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16 Comments leave one →
  1. Trevor Ellis permalink
    October 8, 2011 5:40 pm

    Why change Smiley’s address from Bywater Street?

    • October 8, 2011 6:51 pm

      Trevor,

      I didn’t notice the address change. I was more perplexed as to what’s the name of the park where Smiley went swimming periodically.

      Steve

      • Frank permalink
        September 12, 2015 3:52 pm

        Hi Steve,

        I suspect that Smiley went swimming in the Serpentine Lido in The Hyde Parks. The habit of ‘taking the waters’ goes back to Victorian times and the bracing impact of freezing water thought to be good for the system.

        It was still common to see sights like this in the 70’s, less so now.

        Having read the book and viewed the TV series and now this film, I have to say I’m surprised by your review. The film was very good and very accurate to the book.

        Yes, the non-Smiley characters were slightly more emotional than they would have been in real life, but they would be. In a film where the central character, Smiley, is totally impassive how else can any sense of a tense situation be conveyed, unless someone, anyone, does actually act tensely?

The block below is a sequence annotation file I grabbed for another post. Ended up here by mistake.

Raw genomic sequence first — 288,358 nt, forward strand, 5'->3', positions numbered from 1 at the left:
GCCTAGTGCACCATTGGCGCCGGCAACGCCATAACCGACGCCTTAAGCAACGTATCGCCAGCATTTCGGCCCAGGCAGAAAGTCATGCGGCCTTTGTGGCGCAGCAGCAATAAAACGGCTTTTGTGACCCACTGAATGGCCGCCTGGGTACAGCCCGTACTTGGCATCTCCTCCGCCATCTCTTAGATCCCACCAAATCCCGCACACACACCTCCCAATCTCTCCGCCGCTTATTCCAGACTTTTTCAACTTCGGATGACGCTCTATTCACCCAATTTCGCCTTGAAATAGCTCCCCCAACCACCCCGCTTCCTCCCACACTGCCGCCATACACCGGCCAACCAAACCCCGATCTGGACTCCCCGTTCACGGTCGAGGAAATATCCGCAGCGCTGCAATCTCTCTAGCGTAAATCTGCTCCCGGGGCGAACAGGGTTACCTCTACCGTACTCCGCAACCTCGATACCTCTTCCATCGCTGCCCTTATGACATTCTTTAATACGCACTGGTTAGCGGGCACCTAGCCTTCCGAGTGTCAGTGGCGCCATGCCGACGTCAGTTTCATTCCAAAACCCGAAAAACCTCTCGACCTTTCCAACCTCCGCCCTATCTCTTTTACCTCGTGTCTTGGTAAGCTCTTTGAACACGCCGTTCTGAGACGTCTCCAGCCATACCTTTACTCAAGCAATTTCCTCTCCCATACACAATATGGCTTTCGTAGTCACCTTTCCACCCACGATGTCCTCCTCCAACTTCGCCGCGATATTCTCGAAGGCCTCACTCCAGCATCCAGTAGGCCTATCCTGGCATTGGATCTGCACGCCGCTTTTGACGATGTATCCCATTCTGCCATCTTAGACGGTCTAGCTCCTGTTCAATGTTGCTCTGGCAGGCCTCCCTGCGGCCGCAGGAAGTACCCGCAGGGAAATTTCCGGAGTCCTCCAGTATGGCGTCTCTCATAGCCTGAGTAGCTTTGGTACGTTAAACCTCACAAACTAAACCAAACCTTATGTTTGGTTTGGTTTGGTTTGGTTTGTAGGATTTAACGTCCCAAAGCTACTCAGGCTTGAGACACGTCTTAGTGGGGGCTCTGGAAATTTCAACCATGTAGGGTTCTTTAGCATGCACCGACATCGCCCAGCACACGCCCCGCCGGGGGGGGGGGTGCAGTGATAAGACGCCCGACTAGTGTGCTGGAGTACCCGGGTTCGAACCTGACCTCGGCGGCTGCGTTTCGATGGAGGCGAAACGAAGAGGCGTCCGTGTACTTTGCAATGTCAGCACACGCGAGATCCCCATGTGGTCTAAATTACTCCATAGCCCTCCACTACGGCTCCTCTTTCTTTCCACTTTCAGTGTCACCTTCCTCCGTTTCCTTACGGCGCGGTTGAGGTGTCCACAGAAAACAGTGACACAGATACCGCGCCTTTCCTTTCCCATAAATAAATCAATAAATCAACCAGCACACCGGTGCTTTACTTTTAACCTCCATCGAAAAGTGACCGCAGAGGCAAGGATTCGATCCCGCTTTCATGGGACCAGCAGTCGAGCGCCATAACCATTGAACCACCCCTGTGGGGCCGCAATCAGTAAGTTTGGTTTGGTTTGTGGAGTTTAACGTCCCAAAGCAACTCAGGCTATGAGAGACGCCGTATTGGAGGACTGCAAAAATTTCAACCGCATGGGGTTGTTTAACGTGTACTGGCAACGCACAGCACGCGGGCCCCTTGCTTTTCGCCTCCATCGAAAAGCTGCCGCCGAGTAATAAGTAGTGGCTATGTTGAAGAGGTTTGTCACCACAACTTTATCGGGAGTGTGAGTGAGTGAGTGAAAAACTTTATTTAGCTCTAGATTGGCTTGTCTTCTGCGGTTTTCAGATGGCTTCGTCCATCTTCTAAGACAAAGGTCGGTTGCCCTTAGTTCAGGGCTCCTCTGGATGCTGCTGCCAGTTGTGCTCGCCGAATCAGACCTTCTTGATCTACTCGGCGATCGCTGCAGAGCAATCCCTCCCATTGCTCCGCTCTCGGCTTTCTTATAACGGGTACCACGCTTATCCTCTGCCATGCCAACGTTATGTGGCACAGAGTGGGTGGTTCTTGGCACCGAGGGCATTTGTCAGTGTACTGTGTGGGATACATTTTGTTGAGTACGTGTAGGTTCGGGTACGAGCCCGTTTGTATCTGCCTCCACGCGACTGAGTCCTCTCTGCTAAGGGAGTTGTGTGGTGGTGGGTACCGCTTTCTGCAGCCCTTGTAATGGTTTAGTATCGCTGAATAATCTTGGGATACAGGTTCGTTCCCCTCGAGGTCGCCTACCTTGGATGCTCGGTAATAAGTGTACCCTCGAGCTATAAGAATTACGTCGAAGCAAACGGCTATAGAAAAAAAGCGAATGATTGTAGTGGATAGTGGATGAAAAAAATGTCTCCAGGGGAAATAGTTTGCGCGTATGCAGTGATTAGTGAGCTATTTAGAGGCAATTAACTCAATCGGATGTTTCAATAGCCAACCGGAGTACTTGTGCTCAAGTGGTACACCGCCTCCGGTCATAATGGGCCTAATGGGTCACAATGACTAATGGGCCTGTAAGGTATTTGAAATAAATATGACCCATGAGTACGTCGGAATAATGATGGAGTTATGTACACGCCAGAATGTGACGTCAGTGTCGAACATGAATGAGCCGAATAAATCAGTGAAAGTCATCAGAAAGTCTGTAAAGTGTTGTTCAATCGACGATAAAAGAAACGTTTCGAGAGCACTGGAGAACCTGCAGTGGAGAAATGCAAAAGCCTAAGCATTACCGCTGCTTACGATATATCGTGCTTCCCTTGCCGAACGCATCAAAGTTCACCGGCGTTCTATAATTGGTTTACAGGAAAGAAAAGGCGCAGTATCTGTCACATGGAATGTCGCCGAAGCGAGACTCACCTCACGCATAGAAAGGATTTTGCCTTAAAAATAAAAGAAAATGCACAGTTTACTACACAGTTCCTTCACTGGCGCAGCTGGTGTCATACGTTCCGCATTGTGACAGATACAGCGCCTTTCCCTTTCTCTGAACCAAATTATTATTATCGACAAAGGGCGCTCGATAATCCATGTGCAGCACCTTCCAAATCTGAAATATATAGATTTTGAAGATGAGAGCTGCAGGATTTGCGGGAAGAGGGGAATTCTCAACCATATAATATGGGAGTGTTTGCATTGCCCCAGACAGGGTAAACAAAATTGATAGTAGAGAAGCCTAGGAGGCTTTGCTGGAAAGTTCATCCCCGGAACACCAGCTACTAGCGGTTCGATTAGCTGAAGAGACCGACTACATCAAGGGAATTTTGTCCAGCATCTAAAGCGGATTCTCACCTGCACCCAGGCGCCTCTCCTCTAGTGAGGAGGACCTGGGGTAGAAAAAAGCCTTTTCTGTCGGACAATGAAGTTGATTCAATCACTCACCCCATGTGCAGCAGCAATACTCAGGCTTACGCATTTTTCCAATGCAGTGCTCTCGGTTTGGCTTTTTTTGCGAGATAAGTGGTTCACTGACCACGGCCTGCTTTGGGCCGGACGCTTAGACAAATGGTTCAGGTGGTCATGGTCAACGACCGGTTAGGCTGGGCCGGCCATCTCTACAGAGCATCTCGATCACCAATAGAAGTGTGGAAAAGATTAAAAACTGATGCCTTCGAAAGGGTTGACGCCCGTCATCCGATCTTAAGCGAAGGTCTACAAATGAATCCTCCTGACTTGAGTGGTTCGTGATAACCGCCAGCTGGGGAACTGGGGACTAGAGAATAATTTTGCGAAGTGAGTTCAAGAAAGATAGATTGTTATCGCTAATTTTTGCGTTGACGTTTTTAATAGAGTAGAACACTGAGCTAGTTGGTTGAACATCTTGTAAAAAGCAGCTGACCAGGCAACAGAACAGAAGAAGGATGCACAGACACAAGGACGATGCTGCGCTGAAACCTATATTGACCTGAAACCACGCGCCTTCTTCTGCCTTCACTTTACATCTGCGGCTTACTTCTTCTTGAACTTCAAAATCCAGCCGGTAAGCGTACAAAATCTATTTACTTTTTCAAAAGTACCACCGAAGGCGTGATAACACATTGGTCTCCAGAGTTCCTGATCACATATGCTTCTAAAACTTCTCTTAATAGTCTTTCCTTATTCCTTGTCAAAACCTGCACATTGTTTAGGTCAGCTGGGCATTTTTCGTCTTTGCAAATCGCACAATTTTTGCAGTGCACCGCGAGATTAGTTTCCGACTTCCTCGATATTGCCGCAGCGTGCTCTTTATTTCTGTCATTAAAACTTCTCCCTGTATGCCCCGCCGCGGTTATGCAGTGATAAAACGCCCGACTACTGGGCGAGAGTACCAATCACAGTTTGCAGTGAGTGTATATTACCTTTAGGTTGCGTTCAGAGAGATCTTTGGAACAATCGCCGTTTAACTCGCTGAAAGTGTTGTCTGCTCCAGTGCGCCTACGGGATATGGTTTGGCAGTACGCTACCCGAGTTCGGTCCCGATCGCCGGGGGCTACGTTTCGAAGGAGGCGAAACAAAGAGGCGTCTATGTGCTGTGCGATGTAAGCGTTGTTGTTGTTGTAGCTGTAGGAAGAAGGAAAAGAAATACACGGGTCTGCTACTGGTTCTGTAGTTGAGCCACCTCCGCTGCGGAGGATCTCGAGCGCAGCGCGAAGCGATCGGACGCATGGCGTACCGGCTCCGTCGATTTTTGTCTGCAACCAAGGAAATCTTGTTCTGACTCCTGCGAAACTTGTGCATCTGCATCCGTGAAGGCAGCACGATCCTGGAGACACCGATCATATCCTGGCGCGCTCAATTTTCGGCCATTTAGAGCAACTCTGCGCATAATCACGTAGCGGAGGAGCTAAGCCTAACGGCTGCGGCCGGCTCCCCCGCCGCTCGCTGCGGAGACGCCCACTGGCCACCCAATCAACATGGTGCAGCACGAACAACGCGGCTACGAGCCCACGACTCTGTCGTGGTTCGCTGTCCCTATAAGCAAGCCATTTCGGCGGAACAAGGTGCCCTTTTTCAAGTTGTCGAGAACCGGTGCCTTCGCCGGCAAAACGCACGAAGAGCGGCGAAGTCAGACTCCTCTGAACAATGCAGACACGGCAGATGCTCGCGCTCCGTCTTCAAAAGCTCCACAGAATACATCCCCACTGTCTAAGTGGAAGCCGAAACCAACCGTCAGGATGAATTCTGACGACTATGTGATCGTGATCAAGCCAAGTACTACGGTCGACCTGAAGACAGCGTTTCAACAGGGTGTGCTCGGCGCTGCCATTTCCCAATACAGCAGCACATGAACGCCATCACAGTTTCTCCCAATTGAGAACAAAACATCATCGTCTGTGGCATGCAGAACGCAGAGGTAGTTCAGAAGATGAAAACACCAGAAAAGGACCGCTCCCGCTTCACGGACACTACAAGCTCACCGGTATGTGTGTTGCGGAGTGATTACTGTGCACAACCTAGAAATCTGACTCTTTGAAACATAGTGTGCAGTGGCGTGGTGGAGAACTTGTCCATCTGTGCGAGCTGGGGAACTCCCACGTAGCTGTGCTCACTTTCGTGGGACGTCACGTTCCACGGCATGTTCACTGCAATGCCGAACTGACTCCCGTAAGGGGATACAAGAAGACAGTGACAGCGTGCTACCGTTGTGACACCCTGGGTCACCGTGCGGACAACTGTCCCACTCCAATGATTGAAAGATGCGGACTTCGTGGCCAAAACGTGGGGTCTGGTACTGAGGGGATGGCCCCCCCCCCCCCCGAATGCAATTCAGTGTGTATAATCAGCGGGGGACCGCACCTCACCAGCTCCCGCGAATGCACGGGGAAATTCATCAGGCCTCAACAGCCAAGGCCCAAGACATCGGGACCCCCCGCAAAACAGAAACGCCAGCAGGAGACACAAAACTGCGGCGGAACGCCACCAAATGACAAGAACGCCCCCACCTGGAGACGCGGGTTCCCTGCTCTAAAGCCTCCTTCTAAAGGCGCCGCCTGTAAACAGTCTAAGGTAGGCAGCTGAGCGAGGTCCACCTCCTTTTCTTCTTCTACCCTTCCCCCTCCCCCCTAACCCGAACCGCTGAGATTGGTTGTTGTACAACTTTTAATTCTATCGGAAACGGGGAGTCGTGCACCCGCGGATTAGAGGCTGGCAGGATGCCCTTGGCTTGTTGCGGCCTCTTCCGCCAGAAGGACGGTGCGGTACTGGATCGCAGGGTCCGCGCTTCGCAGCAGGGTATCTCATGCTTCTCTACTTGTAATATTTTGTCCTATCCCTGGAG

I would also remind you that the author, John le Carré, was always available by phone to the director and was often on set as well and it seems he thought they made a good job of it.

        Still, always interesting to read different opinions.

      • September 12, 2015 5:35 pm

        Frank,

        Thanks for the info on the Serpentine Lido. It made for one of the most memorable images in the film, although personally I couldn’t swim anywhere that was named serpentine.

        TTSS is a classic story and how you feel about novel, film or TV adaptation may depend on which you came across first. For me it was the TV version which will always the remain the classic telling (and a classic of British television in its own right). You raise some good points in the films defence, and for what its worth almost everyone I’ve talked to who saw and loved the TV version hated the movie, whereas people who went into the movie without knowing much about the story were really impressed. However, as you came to the film last there are naturally exceptions. I haven’t rewatched the film so I don’t know if it could win me over. I was surprised to learn that several moments I disliked in the film were actually from the book but had not appeared in 1979 version.

        But every time I sound like I’m open to changing my mind I remind myself of moments in the film I really didn’t like, such as Prideaux knocking out the burning bird trapped in the chimney and then breaking its neck in front of the terrified children. I just preferred the more subtle relationship between Prideaux and Jumbo in the miniseries.